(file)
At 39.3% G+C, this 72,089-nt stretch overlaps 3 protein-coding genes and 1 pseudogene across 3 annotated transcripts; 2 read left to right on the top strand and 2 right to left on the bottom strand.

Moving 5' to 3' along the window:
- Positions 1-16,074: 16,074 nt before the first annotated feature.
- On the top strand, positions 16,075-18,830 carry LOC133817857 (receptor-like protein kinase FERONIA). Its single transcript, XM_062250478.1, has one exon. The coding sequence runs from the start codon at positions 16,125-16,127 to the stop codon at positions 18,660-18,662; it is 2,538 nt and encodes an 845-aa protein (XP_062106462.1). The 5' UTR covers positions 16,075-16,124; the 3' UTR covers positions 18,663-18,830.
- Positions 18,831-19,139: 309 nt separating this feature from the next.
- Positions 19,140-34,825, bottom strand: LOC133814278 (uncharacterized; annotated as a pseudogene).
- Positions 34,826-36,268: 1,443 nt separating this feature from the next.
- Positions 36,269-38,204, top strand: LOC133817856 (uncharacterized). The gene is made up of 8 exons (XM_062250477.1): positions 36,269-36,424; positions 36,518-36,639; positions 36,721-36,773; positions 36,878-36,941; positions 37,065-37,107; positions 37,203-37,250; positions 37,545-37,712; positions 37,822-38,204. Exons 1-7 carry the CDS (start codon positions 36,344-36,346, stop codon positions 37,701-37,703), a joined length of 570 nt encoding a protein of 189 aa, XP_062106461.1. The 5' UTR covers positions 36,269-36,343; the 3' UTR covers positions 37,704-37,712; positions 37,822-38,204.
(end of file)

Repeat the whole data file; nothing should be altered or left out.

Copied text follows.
At 39.3% G+C, this 72,089-nt stretch overlaps 3 protein-coding genes and 1 pseudogene across 3 annotated transcripts; 2 read left to right on the top strand and 2 right to left on the bottom strand.

Moving 5' to 3' along the window:
- Positions 1-16,074: 16,074 nt before the first annotated feature.
- On the top strand, positions 16,075-18,830 carry LOC133817857 (receptor-like protein kinase FERONIA). Its single transcript, XM_062250478.1, has one exon. The coding sequence runs from the start codon at positions 16,125-16,127 to the stop codon at positions 18,660-18,662; it is 2,538 nt and encodes an 845-aa protein (XP_062106462.1). The 5' UTR covers positions 16,075-16,124; the 3' UTR covers positions 18,663-18,830.
- Positions 18,831-19,139: 309 nt separating this feature from the next.
- Positions 19,140-34,825, bottom strand: LOC133814278 (uncharacterized; annotated as a pseudogene).
- Positions 34,826-36,268: 1,443 nt separating this feature from the next.
- Positions 36,269-38,204, top strand: LOC133817856 (uncharacterized). The gene is made up of 8 exons (XM_062250477.1): positions 36,269-36,424; positions 36,518-36,639; positions 36,721-36,773; positions 36,878-36,941; positions 37,065-37,107; positions 37,203-37,250; positions 37,545-37,712; positions 37,822-38,204. Exons 1-7 carry the CDS (start codon positions 36,344-36,346, stop codon positions 37,701-37,703), a joined length of 570 nt encoding a protein of 189 aa, XP_062106461.1. The 5' UTR covers positions 36,269-36,343; the 3' UTR covers positions 37,704-37,712; positions 37,822-38,204.